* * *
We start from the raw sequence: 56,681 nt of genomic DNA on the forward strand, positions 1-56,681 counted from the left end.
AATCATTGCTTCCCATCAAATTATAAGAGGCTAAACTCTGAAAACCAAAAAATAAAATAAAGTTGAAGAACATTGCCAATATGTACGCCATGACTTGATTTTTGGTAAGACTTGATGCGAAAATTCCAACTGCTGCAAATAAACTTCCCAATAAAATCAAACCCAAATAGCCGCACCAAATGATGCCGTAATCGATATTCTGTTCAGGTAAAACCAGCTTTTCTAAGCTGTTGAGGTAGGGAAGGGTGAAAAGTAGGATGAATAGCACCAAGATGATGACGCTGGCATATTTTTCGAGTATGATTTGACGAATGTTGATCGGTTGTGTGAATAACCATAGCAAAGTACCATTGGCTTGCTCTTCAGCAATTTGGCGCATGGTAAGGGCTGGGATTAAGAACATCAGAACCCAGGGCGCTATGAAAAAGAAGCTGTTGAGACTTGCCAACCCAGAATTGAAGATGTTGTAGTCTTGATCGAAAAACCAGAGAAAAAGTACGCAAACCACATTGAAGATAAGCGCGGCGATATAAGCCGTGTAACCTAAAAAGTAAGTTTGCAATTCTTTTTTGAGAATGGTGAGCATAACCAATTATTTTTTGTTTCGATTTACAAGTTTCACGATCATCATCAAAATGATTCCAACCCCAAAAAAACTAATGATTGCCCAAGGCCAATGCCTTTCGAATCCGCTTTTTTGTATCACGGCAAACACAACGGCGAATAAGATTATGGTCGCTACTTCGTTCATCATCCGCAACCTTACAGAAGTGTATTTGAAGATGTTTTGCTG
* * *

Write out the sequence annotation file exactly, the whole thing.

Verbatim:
We start from the raw sequence: 56,681 nt of genomic DNA on the forward strand, positions 1-56,681 counted from the left end.
AATCATTGCTTCCCATCAAATTATAAGAGGCTAAACTCTGAAAACCAAAAAATAAAATAAAGTTGAAGAACATTGCCAATATGTACGCCATGACTTGATTTTTGGTAAGACTTGATGCGAAAATTCCAACTGCTGCAAATAAACTTCCCAATAAAATCAAACCCAAATAGCCGCACCAAATGATGCCGTAATCGATATTCTGTTCAGGTAAAACCAGCTTTTCTAAGCTGTTGAGGTAGGGAAGGGTGAAAAGTAGGATGAATAGCACCAAGATGATGACGCTGGCATATTTTTCGAGTATGATTTGACGAATGTTGATCGGTTGTGTGAATAACCATAGCAAAGTACCATTGGCTTGCTCTTCAGCAATTTGGCGCATGGTAAGGGCTGGGATTAAGAACATCAGAACCCAGGGCGCTATGAAAAAGAAGCTGTTGAGACTTGCCAACCCAGAATTGAAGATGTTGTAGTCTTGATCGAAAAACCAGAGAAAAAGTACGCAAACCACATTGAAGATAAGCGCGGCGATATAAGCCGTGTAACCTAAAAAGTAAGTTTGCAATTCTTTTTTGAGAATGGTGAGCATAACCAATTATTTTTTGTTTCGATTTACAAGTTTCACGATCATCATCAAAATGATTCCAACCCCAAAAAAACTAATGATTGCCCAAGGCCAATGCCTTTCGAATCCGCTTTTTTGTATCACGGCAAACACAACGGCGAATAAGATTATGGTCGCTACTTCGTTCATCATCCGCAACCTTACAGAAGTGTATTTGAAGATGTTTTGCTG